What is your best piece advice to an applicant hoping to get into your school’s MBA program? Meet as many people as you can from IESE. Ask them what they like the most about the school. While I’m pretty sure they will all rave about the culture in some way, you’ll be surprised by the diversity of answers you’ll get. Some might tell you it’s the gorgeous campus and the turtle pond. Some might say it’s attending the Africa Intensive Module in Nairobi. Others might tell you it’s simply making new friends from across the globe. You’ll get a million different answers. Take the ones that resonate with you the most, and bring them up during your application process.
What is the biggest myth about your school? Coming into IESE I was told that the school’s coursework is incredibly challenging. While definitely demanding, I found the coursework to be fairly manageable.
Having 80% of your classes taught using the case method means that if you are to get the most out of your time in class, you must prepare the cases. While time-consuming at the beginning, after the first term, you become really good at identifying the information that matters the most when analyzing a case. Cases that would have usually taken me hours to read and analyze, now take less than an hour to go through; leaving plenty of time to enjoy the extracurricular and social parts of the MBA experience.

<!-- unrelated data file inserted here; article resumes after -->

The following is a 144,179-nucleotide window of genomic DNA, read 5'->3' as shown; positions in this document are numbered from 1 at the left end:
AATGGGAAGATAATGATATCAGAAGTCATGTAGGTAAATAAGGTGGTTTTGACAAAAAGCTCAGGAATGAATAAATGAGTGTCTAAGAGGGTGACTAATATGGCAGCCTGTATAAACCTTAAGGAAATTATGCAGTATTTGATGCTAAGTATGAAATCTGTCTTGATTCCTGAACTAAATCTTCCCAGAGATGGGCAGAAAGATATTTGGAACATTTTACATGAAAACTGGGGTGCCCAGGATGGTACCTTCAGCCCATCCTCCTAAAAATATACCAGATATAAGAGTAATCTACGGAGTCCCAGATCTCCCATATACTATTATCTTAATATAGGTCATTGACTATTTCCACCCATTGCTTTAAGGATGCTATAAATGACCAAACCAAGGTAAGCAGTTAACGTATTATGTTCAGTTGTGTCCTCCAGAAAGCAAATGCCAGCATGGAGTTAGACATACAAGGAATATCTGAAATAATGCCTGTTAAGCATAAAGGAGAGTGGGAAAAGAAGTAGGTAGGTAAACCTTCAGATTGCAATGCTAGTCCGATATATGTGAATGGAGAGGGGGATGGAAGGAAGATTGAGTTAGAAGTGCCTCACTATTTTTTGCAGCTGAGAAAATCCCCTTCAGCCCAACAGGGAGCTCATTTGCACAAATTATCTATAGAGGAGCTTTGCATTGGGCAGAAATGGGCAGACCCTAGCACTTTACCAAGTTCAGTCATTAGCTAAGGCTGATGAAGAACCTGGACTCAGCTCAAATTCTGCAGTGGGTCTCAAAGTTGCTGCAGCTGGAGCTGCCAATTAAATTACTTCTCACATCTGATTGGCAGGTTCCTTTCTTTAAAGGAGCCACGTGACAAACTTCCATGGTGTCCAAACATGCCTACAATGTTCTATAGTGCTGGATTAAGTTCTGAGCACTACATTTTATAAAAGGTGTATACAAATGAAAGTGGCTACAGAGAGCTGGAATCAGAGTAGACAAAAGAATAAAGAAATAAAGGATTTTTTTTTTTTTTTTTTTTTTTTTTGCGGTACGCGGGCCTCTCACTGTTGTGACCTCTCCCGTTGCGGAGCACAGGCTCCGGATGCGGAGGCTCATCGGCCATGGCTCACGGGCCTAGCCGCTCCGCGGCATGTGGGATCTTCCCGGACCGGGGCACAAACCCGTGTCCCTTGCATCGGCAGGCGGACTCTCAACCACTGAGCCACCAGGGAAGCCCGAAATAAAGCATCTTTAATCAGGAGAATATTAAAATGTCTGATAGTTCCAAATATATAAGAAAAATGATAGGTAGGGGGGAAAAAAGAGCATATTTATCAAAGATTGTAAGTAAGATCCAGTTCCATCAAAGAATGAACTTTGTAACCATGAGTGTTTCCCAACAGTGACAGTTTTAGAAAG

What was your biggest regret in business school? Not graduating with a bilingual MBA degree. IESE offers a fantastic Business Spanish program, but to really accelerate my learning I knew I had to take advantage of living in Spain, and being surrounded by many native speaking classmates. The MBA is all about tradeoffs. Between classes, club work, sports, and socializing, I simply lacked the extra energy to interact more with the locals, and face the awkwardness of speaking in Spanish to my classmates. I know it would have come at the expense of other activities, but I truly wish I had dedicated more time into taking my Spanish to the next level.
Which MBA classmate do you most admire? Antoine Lagier, who was fortunately also one of my first-year teammates. Antoine and I could not be more different. He is calm and soft-spoken, and I’m loud and, well…Mediterranean. Yet, he has the ability to read and understand people at a magnitude that most people, myself included, cannot begin to grasp. He managed to go through life, facing more adversity than most, and somehow remain grounded, humble, and considerate. I believe Antoine’s strength partially comes from his willingness to be vulnerable. As someone who spent his lifetime hiding behind his size, Antoine helped me learn that expressing emotions is not a sign of weakness, but one of great strength.